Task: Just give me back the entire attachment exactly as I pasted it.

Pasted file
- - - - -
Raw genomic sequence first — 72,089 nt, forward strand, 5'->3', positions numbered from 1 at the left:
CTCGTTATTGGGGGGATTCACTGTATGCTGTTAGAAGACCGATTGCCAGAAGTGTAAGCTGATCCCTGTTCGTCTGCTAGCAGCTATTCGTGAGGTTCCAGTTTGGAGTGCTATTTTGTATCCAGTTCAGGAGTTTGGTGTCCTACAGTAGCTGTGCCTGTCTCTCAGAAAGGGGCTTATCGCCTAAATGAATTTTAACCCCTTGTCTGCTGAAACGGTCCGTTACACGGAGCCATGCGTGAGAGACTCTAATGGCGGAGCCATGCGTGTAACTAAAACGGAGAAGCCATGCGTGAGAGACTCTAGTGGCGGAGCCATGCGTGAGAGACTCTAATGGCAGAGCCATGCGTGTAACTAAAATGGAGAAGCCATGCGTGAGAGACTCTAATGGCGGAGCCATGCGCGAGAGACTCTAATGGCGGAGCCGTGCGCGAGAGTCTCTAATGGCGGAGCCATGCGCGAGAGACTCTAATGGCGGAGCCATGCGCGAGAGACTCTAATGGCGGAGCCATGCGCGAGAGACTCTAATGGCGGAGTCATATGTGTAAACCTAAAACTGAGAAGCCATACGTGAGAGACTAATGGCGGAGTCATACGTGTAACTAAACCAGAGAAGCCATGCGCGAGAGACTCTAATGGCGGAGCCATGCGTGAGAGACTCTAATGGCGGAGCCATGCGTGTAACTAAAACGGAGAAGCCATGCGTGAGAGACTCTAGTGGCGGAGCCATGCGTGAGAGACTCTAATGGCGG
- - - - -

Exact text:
Raw genomic sequence first — 72,089 nt, forward strand, 5'->3', positions numbered from 1 at the left:
CTCGTTATTGGGGGGATTCACTGTATGCTGTTAGAAGACCGATTGCCAGAAGTGTAAGCTGATCCCTGTTCGTCTGCTAGCAGCTATTCGTGAGGTTCCAGTTTGGAGTGCTATTTTGTATCCAGTTCAGGAGTTTGGTGTCCTACAGTAGCTGTGCCTGTCTCTCAGAAAGGGGCTTATCGCCTAAATGAATTTTAACCCCTTGTCTGCTGAAACGGTCCGTTACACGGAGCCATGCGTGAGAGACTCTAATGGCGGAGCCATGCGTGTAACTAAAACGGAGAAGCCATGCGTGAGAGACTCTAGTGGCGGAGCCATGCGTGAGAGACTCTAATGGCAGAGCCATGCGTGTAACTAAAATGGAGAAGCCATGCGTGAGAGACTCTAATGGCGGAGCCATGCGCGAGAGACTCTAATGGCGGAGCCGTGCGCGAGAGTCTCTAATGGCGGAGCCATGCGCGAGAGACTCTAATGGCGGAGCCATGCGCGAGAGACTCTAATGGCGGAGCCATGCGCGAGAGACTCTAATGGCGGAGTCATATGTGTAAACCTAAAACTGAGAAGCCATACGTGAGAGACTAATGGCGGAGTCATACGTGTAACTAAACCAGAGAAGCCATGCGCGAGAGACTCTAATGGCGGAGCCATGCGTGAGAGACTCTAATGGCGGAGCCATGCGTGTAACTAAAACGGAGAAGCCATGCGTGAGAGACTCTAGTGGCGGAGCCATGCGTGAGAGACTCTAATGGCGG